Sin: A History
reviewed by Walter Brueggemann
Sin: A History
by Gary A. Anderson
Yale University Press, 272 pp., $30.00
Anderson suggests how the Anselm tradition might be recovered in ways that are socially alert and systemically demanding.
Gary Anderson, professor of Old Testament at the University of Notre Dame, has written an astonishing book that, in ways typical of his work, moves from close textual reading to the widest vistas of interpretation. As usual, he exhibits uncommon erudition, careful method and disciplined imagination that evokes connections his readers surely would not have otherwise noticed. The general idea of the book is that "sin has a history"—that over time understandings of sin reflected in the Bible and in nonbiblical literature changed in dramatic and significant ways.
Anderson identifies three ways of speaking of sin in the Bible—as stain, as burden and as debt. He scarcely mentions stain (only in his introduction), and he handles burden in one brief chapter, so the focus of his compelling study is on sin as debt. He judges that the transfer of interpretive energy from burden to debt can be traced chronologically, with burden evident in the earlier materials and debt becoming dominant in the Second Temple period and exercising immense influence on rabbinic and early Christian interpretation.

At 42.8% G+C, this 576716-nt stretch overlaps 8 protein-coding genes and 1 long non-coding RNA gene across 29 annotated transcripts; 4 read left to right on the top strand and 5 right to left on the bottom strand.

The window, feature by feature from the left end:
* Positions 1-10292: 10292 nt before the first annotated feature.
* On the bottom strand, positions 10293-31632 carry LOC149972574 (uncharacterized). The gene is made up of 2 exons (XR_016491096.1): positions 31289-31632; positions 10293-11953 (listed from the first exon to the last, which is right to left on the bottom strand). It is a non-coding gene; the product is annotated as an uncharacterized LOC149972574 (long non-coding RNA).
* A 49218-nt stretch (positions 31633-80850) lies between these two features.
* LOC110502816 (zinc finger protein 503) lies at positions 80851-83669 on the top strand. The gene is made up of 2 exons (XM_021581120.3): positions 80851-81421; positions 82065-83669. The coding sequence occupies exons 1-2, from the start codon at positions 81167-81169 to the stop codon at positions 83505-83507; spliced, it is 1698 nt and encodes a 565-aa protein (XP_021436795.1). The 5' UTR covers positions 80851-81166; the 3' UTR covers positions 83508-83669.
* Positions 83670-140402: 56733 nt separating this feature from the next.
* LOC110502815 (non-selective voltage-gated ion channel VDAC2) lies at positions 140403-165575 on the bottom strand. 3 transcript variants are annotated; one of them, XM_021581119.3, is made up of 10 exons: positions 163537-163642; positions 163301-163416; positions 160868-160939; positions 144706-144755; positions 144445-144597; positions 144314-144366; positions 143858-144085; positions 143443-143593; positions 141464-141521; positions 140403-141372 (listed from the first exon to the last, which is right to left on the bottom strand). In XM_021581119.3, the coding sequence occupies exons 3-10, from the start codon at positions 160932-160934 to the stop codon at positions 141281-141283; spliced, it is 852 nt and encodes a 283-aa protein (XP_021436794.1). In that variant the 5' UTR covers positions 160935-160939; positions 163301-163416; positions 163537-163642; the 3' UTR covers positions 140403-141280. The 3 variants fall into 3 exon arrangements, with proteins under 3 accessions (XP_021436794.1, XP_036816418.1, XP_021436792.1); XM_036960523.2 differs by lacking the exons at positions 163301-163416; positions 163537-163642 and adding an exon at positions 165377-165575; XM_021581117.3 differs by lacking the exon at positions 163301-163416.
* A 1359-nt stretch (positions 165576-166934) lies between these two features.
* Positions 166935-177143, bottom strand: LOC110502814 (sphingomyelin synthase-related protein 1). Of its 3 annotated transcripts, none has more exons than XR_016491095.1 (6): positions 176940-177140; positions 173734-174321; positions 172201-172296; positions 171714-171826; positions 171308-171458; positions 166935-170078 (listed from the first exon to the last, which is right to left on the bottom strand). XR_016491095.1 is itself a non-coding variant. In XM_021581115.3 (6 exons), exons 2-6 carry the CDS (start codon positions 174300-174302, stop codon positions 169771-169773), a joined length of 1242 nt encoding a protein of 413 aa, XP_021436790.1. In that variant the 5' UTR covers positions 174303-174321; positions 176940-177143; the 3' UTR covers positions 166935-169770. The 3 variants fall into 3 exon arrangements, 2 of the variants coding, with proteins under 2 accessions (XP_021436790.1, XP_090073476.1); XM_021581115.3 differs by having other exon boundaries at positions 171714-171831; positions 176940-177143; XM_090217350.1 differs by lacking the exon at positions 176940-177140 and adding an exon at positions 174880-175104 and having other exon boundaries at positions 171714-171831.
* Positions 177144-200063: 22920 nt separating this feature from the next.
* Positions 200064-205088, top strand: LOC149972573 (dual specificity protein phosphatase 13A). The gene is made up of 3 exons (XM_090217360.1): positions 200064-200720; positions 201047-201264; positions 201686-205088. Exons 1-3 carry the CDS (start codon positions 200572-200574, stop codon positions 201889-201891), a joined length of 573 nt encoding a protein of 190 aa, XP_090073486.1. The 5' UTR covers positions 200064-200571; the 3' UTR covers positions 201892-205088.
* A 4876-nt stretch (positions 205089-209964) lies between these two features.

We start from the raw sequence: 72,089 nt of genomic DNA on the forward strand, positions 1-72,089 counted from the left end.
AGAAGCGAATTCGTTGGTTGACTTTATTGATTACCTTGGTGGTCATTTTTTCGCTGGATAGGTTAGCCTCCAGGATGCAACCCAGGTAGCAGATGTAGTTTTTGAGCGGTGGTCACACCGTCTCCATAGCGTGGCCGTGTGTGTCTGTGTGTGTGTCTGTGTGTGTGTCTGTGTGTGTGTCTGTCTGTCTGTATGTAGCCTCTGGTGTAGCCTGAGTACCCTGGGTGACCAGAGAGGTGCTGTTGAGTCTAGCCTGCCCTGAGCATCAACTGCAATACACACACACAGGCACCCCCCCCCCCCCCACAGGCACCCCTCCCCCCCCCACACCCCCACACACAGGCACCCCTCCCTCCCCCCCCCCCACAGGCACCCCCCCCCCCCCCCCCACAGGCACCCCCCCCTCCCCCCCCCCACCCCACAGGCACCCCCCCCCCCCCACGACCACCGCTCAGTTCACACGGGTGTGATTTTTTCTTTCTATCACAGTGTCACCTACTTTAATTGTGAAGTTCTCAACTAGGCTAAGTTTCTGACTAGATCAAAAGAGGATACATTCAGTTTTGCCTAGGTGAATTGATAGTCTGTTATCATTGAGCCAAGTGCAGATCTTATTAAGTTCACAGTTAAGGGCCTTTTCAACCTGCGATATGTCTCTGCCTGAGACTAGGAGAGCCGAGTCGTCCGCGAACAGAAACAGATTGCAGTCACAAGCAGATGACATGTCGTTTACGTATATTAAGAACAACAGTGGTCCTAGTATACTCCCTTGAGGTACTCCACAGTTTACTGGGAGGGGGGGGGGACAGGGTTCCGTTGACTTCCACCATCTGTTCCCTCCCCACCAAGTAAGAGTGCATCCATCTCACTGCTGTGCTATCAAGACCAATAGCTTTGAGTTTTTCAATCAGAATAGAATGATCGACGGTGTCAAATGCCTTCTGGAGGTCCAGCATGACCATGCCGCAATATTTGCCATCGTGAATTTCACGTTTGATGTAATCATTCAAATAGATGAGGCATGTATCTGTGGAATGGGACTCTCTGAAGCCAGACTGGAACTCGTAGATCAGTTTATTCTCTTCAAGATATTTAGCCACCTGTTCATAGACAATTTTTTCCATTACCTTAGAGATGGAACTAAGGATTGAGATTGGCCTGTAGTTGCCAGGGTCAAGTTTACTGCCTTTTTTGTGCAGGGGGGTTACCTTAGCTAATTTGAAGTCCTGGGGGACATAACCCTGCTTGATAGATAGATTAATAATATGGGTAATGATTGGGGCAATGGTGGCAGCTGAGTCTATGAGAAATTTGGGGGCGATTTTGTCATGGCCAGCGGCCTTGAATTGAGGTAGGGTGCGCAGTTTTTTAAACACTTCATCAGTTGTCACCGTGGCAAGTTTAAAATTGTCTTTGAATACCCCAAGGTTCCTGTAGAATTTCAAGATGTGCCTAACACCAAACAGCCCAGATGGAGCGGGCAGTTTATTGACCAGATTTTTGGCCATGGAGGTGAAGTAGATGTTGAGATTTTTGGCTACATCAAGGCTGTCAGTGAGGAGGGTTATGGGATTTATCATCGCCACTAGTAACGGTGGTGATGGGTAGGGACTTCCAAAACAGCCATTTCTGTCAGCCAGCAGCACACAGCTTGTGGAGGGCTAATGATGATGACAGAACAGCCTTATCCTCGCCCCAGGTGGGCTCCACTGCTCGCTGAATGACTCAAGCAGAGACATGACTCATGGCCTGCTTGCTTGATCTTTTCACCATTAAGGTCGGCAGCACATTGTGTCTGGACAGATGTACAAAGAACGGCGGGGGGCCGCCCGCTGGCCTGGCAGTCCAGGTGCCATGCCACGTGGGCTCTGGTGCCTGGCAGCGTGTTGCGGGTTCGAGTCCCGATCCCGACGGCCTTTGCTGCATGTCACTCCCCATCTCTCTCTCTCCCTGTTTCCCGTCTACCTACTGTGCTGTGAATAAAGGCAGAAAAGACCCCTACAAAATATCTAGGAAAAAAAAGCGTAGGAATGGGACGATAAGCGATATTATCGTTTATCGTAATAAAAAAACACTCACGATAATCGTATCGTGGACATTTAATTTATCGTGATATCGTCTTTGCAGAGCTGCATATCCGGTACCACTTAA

He suggests, in too offhand a way, that the change from burden to debt happened because of the move from Hebrew to Aramaic, and that the vocabulary for sin in Aramaic tilted in the direction of economic imagery. Anderson is a most capable scholar of linguistics, but I find his explanation of the change less than persuasive. Whatever may have been the cause of the transfer from one meaning to another, however, his attention to a mass of detailed texts makes clear that meaning does shift in exactly the way he reports.
Monday, March 08, 2010
Review of Sin: A History
SIN: A HISTORY, by Gary Anderson, is reviewed by Walter Brueggemann in The Christian Century: